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Business, Management and Economics Research

Online ISSN: 2412-1770
Print ISSN: 2413-855X

Quarterly Published (4 Issues Per Year)


Volume 8 Number 2 June 2022

Purchasing Power Gap and Consumer Resilience: An Empirical Investigation with Australia, Germany, Japan, and the United States

Authors: A. Désiré Adom
Pages: 44-50
DOI: doi.org/10.32861/bmer.82.44.50
Recent developments in the world in the aftermath of the COVID pandemic have generated never before seen challenges and hardship to consumers since the Great Depression. This context has raised interest in the resilience of consumers across the globe. This research project conducts an empirical reflection on the matter with a focus on developed nations of Australia, Germany, Japan and the United States. A framework including impulse response functions along with data spanning from 1980 to 2020 is considered. Findings show that innovations to purchasing power gaps of consumers in Australia, Japan and the United States are essentially absorbed within four years. However, it takes much longer in Germany as these innovations mostly dissipate within six years. This suggests that German consumers exhibit relatively weaker resilience than their counterparts in Australia, Japan, and the United States. The paper further argues that a combination of policies geared toward propping up aggregate demand and reinforcing the supply chain, both quantitatively and qualitatively, could prove to be effective in boosting consumer resilience.

Not Everything That Can Be Counted Counts, And Not Everything That Counts Can Be Counted”: Widening Gap between Scholars and Industry Practitioners in Nigeria

Authors: Ayozie Daniel Ogechukwu
Pages: 28-43
DOI: doi.org/10.32861/bmer.82.28.43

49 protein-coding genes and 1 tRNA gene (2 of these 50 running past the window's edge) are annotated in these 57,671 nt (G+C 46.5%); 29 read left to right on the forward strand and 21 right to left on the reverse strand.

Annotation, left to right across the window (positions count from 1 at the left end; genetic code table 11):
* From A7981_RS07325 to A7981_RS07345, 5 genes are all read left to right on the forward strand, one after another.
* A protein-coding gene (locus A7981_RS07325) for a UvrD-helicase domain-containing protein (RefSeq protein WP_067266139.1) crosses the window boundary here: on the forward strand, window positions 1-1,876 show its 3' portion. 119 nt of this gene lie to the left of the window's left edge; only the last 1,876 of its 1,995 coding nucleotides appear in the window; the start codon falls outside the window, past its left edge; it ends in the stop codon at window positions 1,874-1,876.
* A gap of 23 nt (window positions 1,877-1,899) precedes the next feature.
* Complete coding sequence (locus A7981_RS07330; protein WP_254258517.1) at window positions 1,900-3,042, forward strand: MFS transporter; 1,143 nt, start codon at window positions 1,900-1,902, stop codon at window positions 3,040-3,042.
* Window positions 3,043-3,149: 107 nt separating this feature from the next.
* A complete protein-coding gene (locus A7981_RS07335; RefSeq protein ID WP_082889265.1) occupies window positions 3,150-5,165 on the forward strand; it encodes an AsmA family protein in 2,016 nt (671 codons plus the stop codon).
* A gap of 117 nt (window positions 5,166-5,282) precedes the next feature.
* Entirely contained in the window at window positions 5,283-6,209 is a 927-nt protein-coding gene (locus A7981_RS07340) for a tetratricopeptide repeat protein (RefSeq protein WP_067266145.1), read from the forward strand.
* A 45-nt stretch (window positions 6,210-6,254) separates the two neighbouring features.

It is now a song in Nigeria’s academic world to either published or perish”. it drives all faculty members and lecturers towards research and publication in reputable peer-reviewed “A” journals, Most especially in the universities. where the value of the publication is respected when it is in refereed “A” (4-star journals, preferably those which have achieved a very high reputation. This paper is to examine the extent to which academic research papers must inform, educate, contribute to knowledge and entertain the practitioners who are engaged in practicals, in either management or business work (industry practitioner). There is evidence in the western world of Europe, America, and Australiasia especially, and in Africa that our management and business journals are neither read nor recognized by the industry practitioners. This paper is a literature review and practical Research work which, recommends that continuous practical interaction between the lecturers and practitioners is more rewarding, and let the Academic research works of lecturers be used by industry practitioners and vice versa. Do the practitioners and government officials even read or consult management journals in Nigeria?. The consequence for academics and other writers is that if our papers are not read by practitioners in the subject area then there is no need to write them. We can use the research papers for professional career promotion in their place of employment, but should this be the only reason?.  We must try to write and publish our papers to meet the demands of academically related journals and publications, which will further our careers, and also to use other outlets that are likely to be read by the industry practitioners. It is a somewhat difficult, but not an impossible task. The evidence from this paper especially from the United Kingdom will lay semblance to what is obtainable in Nigeria. The readership of academic work most likely is disappointingly exclusive to those in academia. That if a lecturer’s research writings must be useful, it must involve practical facts relevant to management managers, or industry practitioners who will invariably alter their reading habits to accommodate research writings. Managers must also contribute to research papers and journal articles, to make the journals attractive to bridge the marriage between the town and gown.